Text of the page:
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The Tudors is an Irish-produced historical fiction television series created by Michael Hirst. The series is based upon the reign of English monarch Henry VIII, and is named after the Tudor dynasty.


The series is produced by Peace Arch Entertainment for Showtime in association with Reveille Eire , Working Title Films (United Kingdom) and the Canadian Broadcasting Corporation, and is filmed in Irelandmarker. The first two episodes debuted on DirecTV, Time Warner Cable OnDemand, Netflix, Verizon FiOS On Demand, Internet Movie Database and on the series' website before the official series premiere on Showtime. The Tudors' premiere on 1 April 2007 was the highest rated Showtime series in three years. In April 2007, the show was renewed for a second season, and in that month the BBC announced it had acquired exclusive United Kingdommarker broadcast rights for the series, which began airing there on 5 October 2007. Canadamarker's CBC began broadcasting the show on 2 October 2007.

Season Two debuted on Showtime on 30 March 2008, and on BBC 2 on 1 August 2008. Production on Season Three began on 16 June 2008 in Braymarker, County Wicklowmarker Ireland, and that season premiered on Showtime on 5 April 2009.

Season Three debuted in the U.S. on Showtime in April 2009 and debuted in Canada on CBC on Sept. 30, 2009. The day after broadcast, downloadable episodes debut in Canada on MoboVivo.

Showtime announced on 13 April 2009 that it had renewed the show for a fourth and final season. The network ordered 10 episodes that are currently scheduled to air starting April 11, 2010.

International distribution rights are owned by Sony Pictures Television International.

Plot summary

Season One of The Tudors chronicles the period of Henry VIII's reign in which his effectiveness as King is tested by international conflicts as well as political intrigue in his own court, while the pressure of fathering a male heir compels him to reject his wife Katherine of Aragon for Anne Boleyn. He also has a string of affairs, and fathers a son, Henry, by Elizabeth Blount.

Season Two finds Henry as the head of the Church of England, the result of his break with the Catholic Church over its refusal to grant him a divorce from Katherine. During his battle with Rome, he secretly marries a pregnant Anne. Anne's own failure to produce a son dooms her as Henry's attention shifts toward Jane Seymour.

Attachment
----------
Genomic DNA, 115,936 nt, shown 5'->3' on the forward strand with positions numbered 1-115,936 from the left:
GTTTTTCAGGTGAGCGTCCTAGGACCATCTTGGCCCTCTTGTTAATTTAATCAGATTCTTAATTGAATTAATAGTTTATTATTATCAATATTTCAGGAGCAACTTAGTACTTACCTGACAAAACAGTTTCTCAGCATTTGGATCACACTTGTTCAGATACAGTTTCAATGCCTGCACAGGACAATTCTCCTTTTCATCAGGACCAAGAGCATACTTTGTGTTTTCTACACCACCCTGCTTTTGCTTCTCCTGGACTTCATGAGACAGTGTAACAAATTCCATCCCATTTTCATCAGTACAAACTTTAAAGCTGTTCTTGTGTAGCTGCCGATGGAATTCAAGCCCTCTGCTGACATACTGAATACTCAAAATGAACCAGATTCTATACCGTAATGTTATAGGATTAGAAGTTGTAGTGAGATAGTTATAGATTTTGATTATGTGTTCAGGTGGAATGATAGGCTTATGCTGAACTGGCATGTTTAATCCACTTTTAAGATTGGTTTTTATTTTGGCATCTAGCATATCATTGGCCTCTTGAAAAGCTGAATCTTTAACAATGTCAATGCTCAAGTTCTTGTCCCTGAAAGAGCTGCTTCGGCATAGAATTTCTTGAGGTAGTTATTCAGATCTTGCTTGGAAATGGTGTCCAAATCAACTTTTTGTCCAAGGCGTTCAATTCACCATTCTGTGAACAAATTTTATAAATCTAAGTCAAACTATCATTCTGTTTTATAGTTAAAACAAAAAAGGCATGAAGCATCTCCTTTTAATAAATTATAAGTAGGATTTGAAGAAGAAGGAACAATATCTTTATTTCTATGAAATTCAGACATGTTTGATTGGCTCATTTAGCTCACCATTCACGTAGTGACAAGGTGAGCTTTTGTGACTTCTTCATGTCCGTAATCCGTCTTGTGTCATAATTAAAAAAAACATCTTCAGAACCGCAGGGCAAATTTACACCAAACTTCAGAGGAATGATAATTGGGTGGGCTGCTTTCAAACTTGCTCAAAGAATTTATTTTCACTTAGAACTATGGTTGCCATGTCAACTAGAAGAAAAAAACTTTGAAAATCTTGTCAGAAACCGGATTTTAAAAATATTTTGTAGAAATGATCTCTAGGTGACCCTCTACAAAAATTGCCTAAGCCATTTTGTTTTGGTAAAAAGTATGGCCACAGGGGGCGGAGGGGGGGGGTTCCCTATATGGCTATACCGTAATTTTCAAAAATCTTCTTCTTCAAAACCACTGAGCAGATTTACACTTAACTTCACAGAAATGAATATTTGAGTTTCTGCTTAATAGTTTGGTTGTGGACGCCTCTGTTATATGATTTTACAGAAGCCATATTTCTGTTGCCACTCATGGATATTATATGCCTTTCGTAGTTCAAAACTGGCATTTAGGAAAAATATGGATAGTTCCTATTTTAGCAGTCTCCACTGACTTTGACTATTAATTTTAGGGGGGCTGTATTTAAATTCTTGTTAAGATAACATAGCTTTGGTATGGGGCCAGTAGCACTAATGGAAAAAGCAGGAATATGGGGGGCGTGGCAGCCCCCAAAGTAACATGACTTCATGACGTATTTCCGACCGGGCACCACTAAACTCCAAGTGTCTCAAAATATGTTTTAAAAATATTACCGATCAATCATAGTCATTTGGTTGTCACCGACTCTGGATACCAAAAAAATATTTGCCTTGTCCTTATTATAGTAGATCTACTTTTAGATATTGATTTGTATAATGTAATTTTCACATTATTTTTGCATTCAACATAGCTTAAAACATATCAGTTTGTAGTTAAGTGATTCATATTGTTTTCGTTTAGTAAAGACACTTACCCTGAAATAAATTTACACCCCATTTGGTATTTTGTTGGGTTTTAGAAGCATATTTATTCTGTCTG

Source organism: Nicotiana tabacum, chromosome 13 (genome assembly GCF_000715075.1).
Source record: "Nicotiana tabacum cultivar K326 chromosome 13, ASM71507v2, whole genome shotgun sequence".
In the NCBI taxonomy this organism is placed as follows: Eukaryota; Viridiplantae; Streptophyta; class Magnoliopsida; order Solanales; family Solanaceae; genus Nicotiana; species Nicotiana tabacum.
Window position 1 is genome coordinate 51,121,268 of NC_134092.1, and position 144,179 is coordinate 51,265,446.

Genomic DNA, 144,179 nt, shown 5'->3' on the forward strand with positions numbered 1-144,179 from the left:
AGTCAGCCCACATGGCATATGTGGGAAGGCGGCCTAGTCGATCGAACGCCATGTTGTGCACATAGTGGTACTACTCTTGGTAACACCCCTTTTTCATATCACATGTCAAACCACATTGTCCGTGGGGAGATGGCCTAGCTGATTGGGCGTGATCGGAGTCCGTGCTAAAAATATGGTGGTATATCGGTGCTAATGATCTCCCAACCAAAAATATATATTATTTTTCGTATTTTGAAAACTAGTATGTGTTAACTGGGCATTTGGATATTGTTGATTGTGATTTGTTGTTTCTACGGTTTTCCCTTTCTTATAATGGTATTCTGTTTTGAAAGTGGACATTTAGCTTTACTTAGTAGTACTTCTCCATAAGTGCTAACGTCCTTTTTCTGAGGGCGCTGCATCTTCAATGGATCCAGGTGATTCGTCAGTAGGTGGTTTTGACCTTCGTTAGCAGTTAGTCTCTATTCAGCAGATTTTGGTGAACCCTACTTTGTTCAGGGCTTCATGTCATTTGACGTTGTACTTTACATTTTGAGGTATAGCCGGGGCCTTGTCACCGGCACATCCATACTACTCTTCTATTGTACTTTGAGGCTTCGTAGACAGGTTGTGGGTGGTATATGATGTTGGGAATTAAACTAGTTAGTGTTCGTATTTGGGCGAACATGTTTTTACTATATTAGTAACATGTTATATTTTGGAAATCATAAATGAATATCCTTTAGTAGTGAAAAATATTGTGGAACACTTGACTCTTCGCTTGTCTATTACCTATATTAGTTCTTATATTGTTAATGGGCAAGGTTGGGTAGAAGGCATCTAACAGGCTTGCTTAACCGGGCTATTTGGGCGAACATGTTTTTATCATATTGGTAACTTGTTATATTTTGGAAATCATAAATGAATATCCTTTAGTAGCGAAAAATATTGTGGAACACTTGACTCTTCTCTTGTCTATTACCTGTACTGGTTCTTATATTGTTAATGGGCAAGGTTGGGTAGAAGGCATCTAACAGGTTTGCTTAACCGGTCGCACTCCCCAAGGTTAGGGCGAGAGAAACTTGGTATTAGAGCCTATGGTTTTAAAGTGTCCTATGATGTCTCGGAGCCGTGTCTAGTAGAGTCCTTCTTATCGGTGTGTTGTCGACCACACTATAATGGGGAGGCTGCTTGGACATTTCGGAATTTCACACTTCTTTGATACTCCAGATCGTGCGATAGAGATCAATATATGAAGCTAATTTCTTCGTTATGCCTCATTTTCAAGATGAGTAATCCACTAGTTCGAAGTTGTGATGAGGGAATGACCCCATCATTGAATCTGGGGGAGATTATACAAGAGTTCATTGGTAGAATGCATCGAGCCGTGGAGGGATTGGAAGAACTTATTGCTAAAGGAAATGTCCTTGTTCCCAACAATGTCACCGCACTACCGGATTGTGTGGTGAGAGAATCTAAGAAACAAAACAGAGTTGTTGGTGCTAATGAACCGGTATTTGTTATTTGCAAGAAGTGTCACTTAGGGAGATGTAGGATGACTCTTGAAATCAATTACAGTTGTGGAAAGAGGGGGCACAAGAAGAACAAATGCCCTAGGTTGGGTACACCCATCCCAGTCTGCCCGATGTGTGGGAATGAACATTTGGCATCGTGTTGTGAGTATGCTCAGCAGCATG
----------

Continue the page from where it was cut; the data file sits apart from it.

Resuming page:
Season Three focuses on Henry's marriages to Jane Seymour and Anne of Cleves, his ruthless suppression of the Pilgrimage of Grace, the downfall of Thomas Cromwell, and the beginnings of Henry's relationship with the "dangerous" Katherine Howard.

Season Four will focus on Henry's "tumultuous relationships with his last two wives, Catherine Howard and Catherine Parr, and his final descent into madness."


Role Actor Seasons
Henry VIII, The King of England Jonathan Rhys Meyers 1–4
Charles Brandon, 1st Duke of Suffolk Henry Cavill 1–4
Thomas Cromwell, 1st Earl of Essex James Frain 1–3
Thomas More Jeremy Northam 1–2
Anne Boleyn Natalie Dormer 1–2
Katherine of Aragon Maria Doyle Kennedy 1–2
Thomas Cardinal Wolsey, The Lord Archbishop of York Sam Neill 1
Thomas Howard, The Duke of Norfolk Henry Czerny 1
Sir Anthony Knivert Callum Blue 1
Thomas Wyatt Jamie Thomas King 1–2
Thomas Boleyn, The Earl of Wiltshire Nick Dunning 1–2
Margaret Tudor, The Queen of Portugal Gabrielle Anwar 1
Jane Howard Slaine Kelly 1
Jane Seymour Anita Briem 2
Annabelle Wallis 3
Princess Mary Blathnaid McKeown 1
Sarah Bolger 2–4
Thomas Cranmer, The Archbishop of Canterbury Hans Matheson 2
Pope Paul III, The Bishop of Rome Peter O'Toole 2
Jane Boleyn, Viscountess of Rochford Joanne King 2–4
Edward Seymour Max Brown 2-4
Anne of Cleves Joss Stone 3–4
Anne Stanhope Emma Hamilton 3–4
Earl of Shrewsbury Gavin O'Connor 3
Stephen Gardiner Simon Ward 3-4
Sir Francis Bryan Alan van Sprang 3–4
Otto Truchsess von Waldburg Max von Sydow 3
Sir John Hutton Roger Ashton-Griffiths 3
Robert Aske Gerard McSorley 3
Reginald Cardinal Pole Mark Hildreth 3
Lord Darcy Colm Wilkinson 3
Katherine Howard Tamzin Merchant 3–4
Henry Howard David O'Hara 4
Catherine Parr Joely Richardson 4
Philip, Duke of Bavaria Colin O'Donoghue 3


Season # of episodes Season premiere Season finale
Season 1 10 1 April 2007 10 June 2007
Season 2 10 30 March 2008 1 June 2008
Season 3 8 5 April 2009 24 May 2009

Departures from history

Events in the series differ from events as they actually happened in history. Liberties are taken with character names, relationships, physical appearance and the timing of events. As creator Hirst noted, "Showtime commissioned me to write an entertainment, a soap opera, and not history ... And we wanted people to watch it." He added that some changes were made for production considerations and some to avoid viewer confusion, and that "any confusion created by the changes is outweighed by the interest the series may inspire in the period and its figures."